We’ve had this recipe and accompanying photos ready for a week now, but the time and more importantly the inspiration to write a post around them have been missing.
It arrived last night in the form of an 11-month-old bundle of smiles, curiosity and drool named Penelope. She was our guest at dinner, along with her parents Veronica and Lauren, and our mutual friends Emily and Ben. It was a brilliant evening to benefit the amazing students and teachers at Cara’s school, with a menu of some of our favorite seafood dishes:
Antipasto misto di pesce (Mixed seafood appetizers)
Pennette al salmone (Pennette in a creamy salmon sauce)
Lageder Pinot Nero
Pesce spada al cartoccio (Baked Swordfish with seafood)
Insalata mista (Baby Salad Greens)
Tiramisù al limoncello (Limoncello Tiramisù)
Caffè e Digestivi (Espresso and Digestif)
But, back to Penelope. She was busy and happy. She explored the living room, engaged playfully with the adults, and snacked on food from her own little portable, spill-proof bowl. Her parents took turns holding her, and before any of us realized it, 5 hours had passed.
It reminded us of when our oldest, Sean, was a baby. We still lived in Rome then, and didn’t think twice about bringing him out with us where ever we went. He was content to observe the world from his stroller or ride along in the baby carrier worn by his mamma or papà.
Some of our favorite spots to take him were Campo de’ Fiori, where we could content him with a piece of pizza rossa, the hill-town of Frascati in the Castelli Romani, or the village of Nemi, perched high above the volcanic lake Lago di Nemi, just south of Rome. Nemi is famous for its berries, frutti di bosco, and especially the miniature wild strawberries that are bursting with flavor. In summertime, it was a cool reprieve from the heat of Rome. We’d take a stroll through Nemi’s narrow streets, stopping for a gelato alla crema with berries on top. We’d bring along a banana and some Biscotti Plasmon, Italy’s quintessential baby biscuits, and ask the barman to add milk and blend up a smoothie for Sean.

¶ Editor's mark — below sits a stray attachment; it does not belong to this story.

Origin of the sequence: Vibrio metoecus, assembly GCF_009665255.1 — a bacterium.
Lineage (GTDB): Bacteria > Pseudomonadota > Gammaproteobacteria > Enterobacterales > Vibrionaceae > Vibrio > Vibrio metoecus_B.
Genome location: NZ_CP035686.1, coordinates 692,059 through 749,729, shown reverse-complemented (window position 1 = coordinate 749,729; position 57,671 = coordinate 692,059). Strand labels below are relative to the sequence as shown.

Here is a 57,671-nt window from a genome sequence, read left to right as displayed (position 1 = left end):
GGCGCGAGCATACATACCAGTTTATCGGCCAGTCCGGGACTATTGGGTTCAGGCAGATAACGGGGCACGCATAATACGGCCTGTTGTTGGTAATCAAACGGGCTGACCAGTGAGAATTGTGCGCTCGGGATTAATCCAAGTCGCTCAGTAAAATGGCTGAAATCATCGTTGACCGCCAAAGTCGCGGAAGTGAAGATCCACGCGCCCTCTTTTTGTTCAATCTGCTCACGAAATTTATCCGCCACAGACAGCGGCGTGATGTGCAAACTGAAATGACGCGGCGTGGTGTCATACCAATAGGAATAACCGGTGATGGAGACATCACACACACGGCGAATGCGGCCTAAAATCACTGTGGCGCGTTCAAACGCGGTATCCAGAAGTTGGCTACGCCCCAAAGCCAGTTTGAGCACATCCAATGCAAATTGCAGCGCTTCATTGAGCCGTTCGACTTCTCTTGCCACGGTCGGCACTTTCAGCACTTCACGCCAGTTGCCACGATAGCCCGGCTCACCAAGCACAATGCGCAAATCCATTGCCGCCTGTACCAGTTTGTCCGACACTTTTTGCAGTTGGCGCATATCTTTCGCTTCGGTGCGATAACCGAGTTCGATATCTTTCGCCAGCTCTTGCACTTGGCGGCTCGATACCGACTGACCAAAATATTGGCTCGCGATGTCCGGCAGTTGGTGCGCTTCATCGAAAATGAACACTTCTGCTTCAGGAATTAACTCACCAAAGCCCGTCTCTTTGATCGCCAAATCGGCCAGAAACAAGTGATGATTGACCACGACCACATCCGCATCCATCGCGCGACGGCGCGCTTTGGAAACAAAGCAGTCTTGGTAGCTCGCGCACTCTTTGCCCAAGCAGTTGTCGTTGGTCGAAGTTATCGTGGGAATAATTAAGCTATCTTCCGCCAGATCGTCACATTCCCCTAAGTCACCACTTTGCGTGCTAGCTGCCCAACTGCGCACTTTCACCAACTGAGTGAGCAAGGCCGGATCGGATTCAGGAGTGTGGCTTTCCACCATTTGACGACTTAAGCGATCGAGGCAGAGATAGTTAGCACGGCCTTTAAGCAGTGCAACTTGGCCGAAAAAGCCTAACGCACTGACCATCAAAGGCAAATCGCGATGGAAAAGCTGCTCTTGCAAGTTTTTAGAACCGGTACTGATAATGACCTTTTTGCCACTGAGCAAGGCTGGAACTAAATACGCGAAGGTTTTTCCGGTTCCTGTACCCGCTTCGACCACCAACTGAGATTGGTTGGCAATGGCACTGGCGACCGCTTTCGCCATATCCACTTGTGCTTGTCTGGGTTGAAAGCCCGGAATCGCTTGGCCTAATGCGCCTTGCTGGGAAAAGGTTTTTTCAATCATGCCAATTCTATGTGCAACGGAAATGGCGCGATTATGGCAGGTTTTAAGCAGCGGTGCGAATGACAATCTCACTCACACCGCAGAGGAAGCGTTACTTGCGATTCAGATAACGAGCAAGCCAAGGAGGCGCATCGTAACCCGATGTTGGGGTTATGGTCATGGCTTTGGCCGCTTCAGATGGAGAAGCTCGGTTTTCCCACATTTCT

Closer to home, Pizzeria Pizza & Fichi, at Via Alenda, 26 in Rome’s Giardinetti neighborhood was a favorite spot for Roman-style pizzas, filetti di baccalà and supplì, made by our friends Fabrizio, Massimo, Carmela and their mom at the family business. We’d choose an outdoor table underneath a broad umbrella, order our pizzas, and feed Sean while we waited for our food. Like clockwork, he would fall asleep by the time our pizza arrived. We’d recline his stroller seat, place him back into it, and enjoy our pizza while he slept.
Supplì al telefono are a rice croquette fritter found on the antipasti menu in pizzerie all across the city. The rice is cooked with a bit of tomato sauce, sometimes with ground beef, and let to cool. Then, it is molded into an egg-like shape, and a piece of mozzarella is pushed into the middle of it before it is breaded and fried. When the supplì is broken open, the melted mozzarella stretches from one piece to another, resembling the cord on an old-fashioned telephone.
for 8 supplì
500 grams Arborio, Vialone Nano or Carnaroli rice
1 large can of whole tomatoes (500 grams or 28 0z)
Ground beef, approximately 250 grams or 1/2 lb.
Vegetable, peanut or olive oil for frying
Prepare the sauce by dicing 1/4 of a small-medium onion, and sautéing in olive oil over medium heat. Add the ground beef and brown it slowly, using a spatula to crumble the meat finely. Add the tomatoes, passing them through a food mill. Add a splash of water or red wine if too thick, and allow it to simmer for at least 45 minutes. Salt to taste.
Cook the rice in abundant boiling water with a handful of salt tossed in, just as you would cook pasta, according to the cooking time on the package. When the rice is done, drain off the water using a strainer. Add the rice to the sauce and stir well until it is evenly coated. Place onto a baking tray or into a large baking dish and spread it out in order to facilitate cooling.
Once the rice is cool, you are ready to assemble and fry the supplì. Add your oil several inches deep into a pan suitable for frying, and place it over medium heat.
Fill a dish with flour, another with breadcrumbs, and a final one with the eggs, which you will beat slightly. Cut 8 small pieces of mozzarella to stuff inside the supplì.
Wet you hands to make it easier to handle the rice. With your hands, scoop enough rice to make an egg-sized supplì. Mold it into an oblong shape, and using your thumb make an indent in the center. Fill the indent with a piece of mozzarella, and then enclose the mozzarella with rice so that it is tucked well inside.
Dust the supplì in flour, dip it into the egg and rotate it so that it is well-coated, and then finally roll it in the breadcrumbs. Some recipes suggest repeating a second coating of egg and breadcrumbs. We tried it both ways and preferred a single layer, but you may wish to experiment and decide which option works best for you.
Gently place each supplì into the hot oil and fry until it takes on a rich brown hue. Remove from the oil and set on absorbent paper towels. Allow to cool slightly, and enjoy with a Birra Moretti.